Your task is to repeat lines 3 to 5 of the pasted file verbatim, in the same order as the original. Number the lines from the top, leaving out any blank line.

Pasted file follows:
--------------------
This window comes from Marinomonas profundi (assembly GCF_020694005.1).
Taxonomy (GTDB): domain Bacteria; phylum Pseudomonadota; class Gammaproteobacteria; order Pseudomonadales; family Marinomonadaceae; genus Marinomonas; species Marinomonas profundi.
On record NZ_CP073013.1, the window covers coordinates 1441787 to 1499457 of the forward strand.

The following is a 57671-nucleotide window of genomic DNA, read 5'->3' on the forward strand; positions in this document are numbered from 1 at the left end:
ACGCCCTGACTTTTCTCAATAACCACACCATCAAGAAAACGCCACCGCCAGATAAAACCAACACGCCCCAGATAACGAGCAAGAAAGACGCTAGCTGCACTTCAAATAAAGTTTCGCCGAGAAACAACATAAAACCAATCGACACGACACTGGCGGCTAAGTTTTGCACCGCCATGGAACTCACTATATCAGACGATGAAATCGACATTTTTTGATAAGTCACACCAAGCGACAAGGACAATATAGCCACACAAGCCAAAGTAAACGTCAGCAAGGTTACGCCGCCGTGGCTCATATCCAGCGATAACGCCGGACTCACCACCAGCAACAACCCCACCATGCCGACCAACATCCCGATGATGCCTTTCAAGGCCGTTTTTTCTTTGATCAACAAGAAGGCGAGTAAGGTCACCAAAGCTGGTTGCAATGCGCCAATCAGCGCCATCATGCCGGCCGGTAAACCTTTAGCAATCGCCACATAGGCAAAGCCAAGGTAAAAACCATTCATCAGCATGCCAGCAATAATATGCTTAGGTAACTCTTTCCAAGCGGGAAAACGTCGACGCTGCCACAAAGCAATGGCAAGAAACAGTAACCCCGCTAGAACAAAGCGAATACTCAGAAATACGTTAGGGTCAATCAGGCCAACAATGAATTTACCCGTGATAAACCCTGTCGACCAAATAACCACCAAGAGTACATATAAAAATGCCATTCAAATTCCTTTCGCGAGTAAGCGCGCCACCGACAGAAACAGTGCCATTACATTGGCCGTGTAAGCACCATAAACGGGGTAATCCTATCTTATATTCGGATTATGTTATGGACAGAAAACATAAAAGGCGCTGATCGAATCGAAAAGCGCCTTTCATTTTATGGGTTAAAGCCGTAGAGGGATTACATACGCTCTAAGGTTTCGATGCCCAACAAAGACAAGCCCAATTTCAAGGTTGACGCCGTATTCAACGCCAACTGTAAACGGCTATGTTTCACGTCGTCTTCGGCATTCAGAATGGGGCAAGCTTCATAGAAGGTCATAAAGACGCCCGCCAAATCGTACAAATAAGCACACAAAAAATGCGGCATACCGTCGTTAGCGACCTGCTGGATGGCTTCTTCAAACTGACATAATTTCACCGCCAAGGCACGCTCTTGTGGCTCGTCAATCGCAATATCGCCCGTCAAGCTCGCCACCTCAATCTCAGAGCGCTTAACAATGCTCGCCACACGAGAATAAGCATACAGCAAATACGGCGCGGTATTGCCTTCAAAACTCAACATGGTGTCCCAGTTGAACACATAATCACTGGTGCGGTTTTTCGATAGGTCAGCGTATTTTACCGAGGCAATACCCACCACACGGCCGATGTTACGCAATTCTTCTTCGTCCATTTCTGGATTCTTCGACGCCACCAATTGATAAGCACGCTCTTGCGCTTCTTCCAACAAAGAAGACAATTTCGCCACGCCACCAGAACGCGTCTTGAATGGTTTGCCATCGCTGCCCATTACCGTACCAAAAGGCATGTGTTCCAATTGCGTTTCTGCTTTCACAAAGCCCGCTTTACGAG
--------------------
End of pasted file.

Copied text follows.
On record NZ_CP073013.1, the window covers coordinates 1441787 to 1499457 of the forward strand.

The following is a 57671-nucleotide window of genomic DNA, read 5'->3' on the forward strand; positions in this document are numbered from 1 at the left end:
ACGCCCTGACTTTTCTCAATAACCACACCATCAAGAAAACGCCACCGCCAGATAAAACCAACACGCCCCAGATAACGAGCAAGAAAGACGCTAGCTGCACTTCAAATAAAGTTTCGCCGAGAAACAACATAAAACCAATCGACACGACACTGGCGGCTAAGTTTTGCACCGCCATGGAACTCACTATATCAGACGATGAAATCGACATTTTTTGATAAGTCACACCAAGCGACAAGGACAATATAGCCACACAAGCCAAAGTAAACGTCAGCAAGGTTACGCCGCCGTGGCTCATATCCAGCGATAACGCCGGACTCACCACCAGCAACAACCCCACCATGCCGACCAACATCCCGATGATGCCTTTCAAGGCCGTTTTTTCTTTGATCAACAAGAAGGCGAGTAAGGTCACCAAAGCTGGTTGCAATGCGCCAATCAGCGCCATCATGCCGGCCGGTAAACCTTTAGCAATCGCCACATAGGCAAAGCCAAGGTAAAAACCATTCATCAGCATGCCAGCAATAATATGCTTAGGTAACTCTTTCCAAGCGGGAAAACGTCGACGCTGCCACAAAGCAATGGCAAGAAACAGTAACCCCGCTAGAACAAAGCGAATACTCAGAAATACGTTAGGGTCAATCAGGCCAACAATGAATTTACCCGTGATAAACCCTGTCGACCAAATAACCACCAAGAGTACATATAAAAATGCCATTCAAATTCCTTTCGCGAGTAAGCGCGCCACCGACAGAAACAGTGCCATTACATTGGCCGTGTAAGCACCATAAACGGGGTAATCCTATCTTATATTCGGATTATGTTATGGACAGAAAACATAAAAGGCGCTGATCGAATCGAAAAGCGCCTTTCATTTTATGGGTTAAAGCCGTAGAGGGATTACATACGCTCTAAGGTTTCGATGCCCAACAAAGACAAGCCCAATTTCAAGGTTGACGCCGTATTCAACGCCAACTGTAAACGGCTATGTTTCACGTCGTCTTCGGCATTCAGAATGGGGCAAGCTTCATAGAAGGTCATAAAGACGCCCGCCAAATCGTACAAATAAGCACACAAAAAATGCGGCATACCGTCGTTAGCGACCTGCTGGATGGCTTCTTCAAACTGACATAATTTCACCGCCAAGGCACGCTCTTGTGGCTCGTCAATCGCAATATCGCCCGTCAAGCTCGCCACCTCAATCTCAGAGCGCTTAACAATGCTCGCCACACGAGAATAAGCATACAGCAAATACGGCGCGGTATTGCCTTCAAAACTCAACATGGTGTCCCAGTTGAACACATAATCACTGGTGCGGTTTTTCGATAGGTCAGCGTATTTTACCGAGGCAATACCCACCACACGGCCGATGTTACGCAATTCTTCTTCGTCCATTTCTGGATTCTTCGACGCCACCAATTGATAAGCACGCTCTTGCGCTTCTTCCAACAAAGAAGACAATTTCGCCACGCCACCAGAACGCGTCTTGAATGGTTTGCCATCGCTGCCCATTACCGTACCAAAAGGCATGTGTTCCAATTGCGTTTCTGCTTTCACAAAGCCCGCTTTACGAG